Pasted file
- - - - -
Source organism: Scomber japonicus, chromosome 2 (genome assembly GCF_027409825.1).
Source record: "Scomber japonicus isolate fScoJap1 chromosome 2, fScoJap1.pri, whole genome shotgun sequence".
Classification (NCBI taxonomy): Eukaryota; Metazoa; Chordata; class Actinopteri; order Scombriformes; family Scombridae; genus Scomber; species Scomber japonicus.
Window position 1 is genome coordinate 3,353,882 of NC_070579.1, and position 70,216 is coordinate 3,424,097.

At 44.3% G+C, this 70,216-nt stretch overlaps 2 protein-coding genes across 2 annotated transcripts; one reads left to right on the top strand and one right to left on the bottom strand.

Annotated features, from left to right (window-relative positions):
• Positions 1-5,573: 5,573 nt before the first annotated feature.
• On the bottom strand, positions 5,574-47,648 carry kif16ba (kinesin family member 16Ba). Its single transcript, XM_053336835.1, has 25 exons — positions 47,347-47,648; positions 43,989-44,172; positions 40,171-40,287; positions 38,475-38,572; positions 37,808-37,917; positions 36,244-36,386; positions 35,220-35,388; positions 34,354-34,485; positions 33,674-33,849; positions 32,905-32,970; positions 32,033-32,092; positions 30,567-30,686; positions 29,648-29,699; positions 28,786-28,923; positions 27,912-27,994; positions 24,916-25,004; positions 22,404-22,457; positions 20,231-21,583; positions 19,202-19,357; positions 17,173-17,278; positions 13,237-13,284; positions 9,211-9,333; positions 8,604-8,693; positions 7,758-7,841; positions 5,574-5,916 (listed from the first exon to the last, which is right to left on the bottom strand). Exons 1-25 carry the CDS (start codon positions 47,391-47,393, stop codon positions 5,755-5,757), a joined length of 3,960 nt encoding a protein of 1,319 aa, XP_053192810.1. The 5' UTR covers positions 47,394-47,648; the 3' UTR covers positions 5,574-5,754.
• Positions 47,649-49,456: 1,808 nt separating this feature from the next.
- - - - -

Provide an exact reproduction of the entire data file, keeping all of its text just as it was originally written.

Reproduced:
Source organism: Scomber japonicus, chromosome 2 (genome assembly GCF_027409825.1).
Source record: "Scomber japonicus isolate fScoJap1 chromosome 2, fScoJap1.pri, whole genome shotgun sequence".
Classification (NCBI taxonomy): Eukaryota; Metazoa; Chordata; class Actinopteri; order Scombriformes; family Scombridae; genus Scomber; species Scomber japonicus.
Window position 1 is genome coordinate 3,353,882 of NC_070579.1, and position 70,216 is coordinate 3,424,097.

At 44.3% G+C, this 70,216-nt stretch overlaps 2 protein-coding genes across 2 annotated transcripts; one reads left to right on the top strand and one right to left on the bottom strand.

Annotated features, from left to right (window-relative positions):
• Positions 1-5,573: 5,573 nt before the first annotated feature.
• On the bottom strand, positions 5,574-47,648 carry kif16ba (kinesin family member 16Ba). Its single transcript, XM_053336835.1, has 25 exons — positions 47,347-47,648; positions 43,989-44,172; positions 40,171-40,287; positions 38,475-38,572; positions 37,808-37,917; positions 36,244-36,386; positions 35,220-35,388; positions 34,354-34,485; positions 33,674-33,849; positions 32,905-32,970; positions 32,033-32,092; positions 30,567-30,686; positions 29,648-29,699; positions 28,786-28,923; positions 27,912-27,994; positions 24,916-25,004; positions 22,404-22,457; positions 20,231-21,583; positions 19,202-19,357; positions 17,173-17,278; positions 13,237-13,284; positions 9,211-9,333; positions 8,604-8,693; positions 7,758-7,841; positions 5,574-5,916 (listed from the first exon to the last, which is right to left on the bottom strand). Exons 1-25 carry the CDS (start codon positions 47,391-47,393, stop codon positions 5,755-5,757), a joined length of 3,960 nt encoding a protein of 1,319 aa, XP_053192810.1. The 5' UTR covers positions 47,394-47,648; the 3' UTR covers positions 5,574-5,754.
• Positions 47,649-49,456: 1,808 nt separating this feature from the next.